Part of me is glad that Musk has shown his colors...

                            I suggest you read this in case any of this caught you by surprise: https://edition.cnn.com/2022/11/16/business/tesla-elon-musk-testimony-lawsuit/index.html [cnn.com]

                            Trump is back out there bashing the Republican party into pieces...

                            The youth support for the democrats is so high I doubt it matters who the republicans will run in 2024.

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                            • (Score: 2) by JoeMerchant on Monday November 21, @11:22AM (3 children)

                              by JoeMerchant (3937) on Monday November 21, @11:22AM (#1280787)

                              My first job out of college I worked (for 12 years) for a "closely held" small public company, meaning: the CEO held 51% of the shares. For 10 of those years I worked closely with the CEO, and he was a good guy - compared with others in his position he was a great guy. Employees were paid more or less market rate with slightly better than market benefits as compared with much larger companies in the industry. He was in his 60s and basically mellow, but still reaching for that next level brass ring.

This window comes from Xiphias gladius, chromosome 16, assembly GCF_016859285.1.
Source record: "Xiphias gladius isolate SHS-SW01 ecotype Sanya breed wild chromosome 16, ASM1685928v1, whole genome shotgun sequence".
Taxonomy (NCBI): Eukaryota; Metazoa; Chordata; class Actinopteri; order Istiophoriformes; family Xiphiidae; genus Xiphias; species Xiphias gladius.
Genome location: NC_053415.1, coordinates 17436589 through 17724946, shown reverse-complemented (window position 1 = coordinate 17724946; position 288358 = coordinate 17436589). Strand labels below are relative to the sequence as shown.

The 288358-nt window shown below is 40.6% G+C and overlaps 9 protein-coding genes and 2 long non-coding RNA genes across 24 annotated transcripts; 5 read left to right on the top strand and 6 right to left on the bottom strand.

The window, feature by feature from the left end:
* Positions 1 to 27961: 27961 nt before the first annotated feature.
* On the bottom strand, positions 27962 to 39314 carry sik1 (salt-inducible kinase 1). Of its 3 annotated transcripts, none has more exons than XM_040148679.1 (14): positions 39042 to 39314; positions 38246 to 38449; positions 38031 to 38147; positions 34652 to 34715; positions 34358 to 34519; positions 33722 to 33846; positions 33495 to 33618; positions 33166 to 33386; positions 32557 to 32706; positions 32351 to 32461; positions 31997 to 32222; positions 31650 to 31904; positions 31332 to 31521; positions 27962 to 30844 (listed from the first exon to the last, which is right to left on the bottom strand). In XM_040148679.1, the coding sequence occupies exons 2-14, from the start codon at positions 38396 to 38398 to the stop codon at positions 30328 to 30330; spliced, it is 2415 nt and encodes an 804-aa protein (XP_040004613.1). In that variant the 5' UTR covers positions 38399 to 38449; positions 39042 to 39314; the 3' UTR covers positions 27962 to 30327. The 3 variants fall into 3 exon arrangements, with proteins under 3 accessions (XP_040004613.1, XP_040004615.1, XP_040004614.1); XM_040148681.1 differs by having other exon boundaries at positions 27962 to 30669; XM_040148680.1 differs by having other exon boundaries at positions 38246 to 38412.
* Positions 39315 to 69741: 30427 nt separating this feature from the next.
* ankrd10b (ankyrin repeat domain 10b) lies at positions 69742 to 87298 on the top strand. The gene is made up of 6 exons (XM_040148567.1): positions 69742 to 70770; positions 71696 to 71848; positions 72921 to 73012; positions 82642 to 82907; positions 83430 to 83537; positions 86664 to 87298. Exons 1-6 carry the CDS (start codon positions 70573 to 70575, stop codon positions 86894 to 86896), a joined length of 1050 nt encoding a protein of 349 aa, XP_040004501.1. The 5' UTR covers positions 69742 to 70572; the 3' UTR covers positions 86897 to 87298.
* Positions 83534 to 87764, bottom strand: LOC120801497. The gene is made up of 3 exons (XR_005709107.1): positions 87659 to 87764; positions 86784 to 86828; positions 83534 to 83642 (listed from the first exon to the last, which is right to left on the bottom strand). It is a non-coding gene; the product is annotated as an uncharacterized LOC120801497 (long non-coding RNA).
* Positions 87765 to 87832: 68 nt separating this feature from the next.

When times were good he would pay himself $300k per year. When times were hard, he would forgo salary and make 12% APR loans to the company and issue new shares, always issuing himself enough to keep control but also taking money from the market. With 51% control these actions could never be questioned, but occasionally he would hire consultants to tell him what was "reasonable in the current environment.". Of course they would tell him things he wanted to hear. Things like: issue of restricted shares to CEO and employees: employees get the opportunity to purchase shares restricted from market sale for one year at 50% of market rate, CEO gets opportunity to purchase many more shares only restricted for six months, or maybe three, at 25% of market rate, and the worst part IMO: is not required to disclose these terms except in the annual report which comes out long after the employees decision to participate deadline. The justification is rich too: the better terms are because the size of the investment is higher IIRC CEO was investing 100k, employees were restricted to a maximum $25k in aggregate of all employees, limited due to the lesser financial means of the employees and the risky nature of the investment. In other words: because the employees are lower class they have not only restricted opportunity to benefit from the situation but also higher risk terms.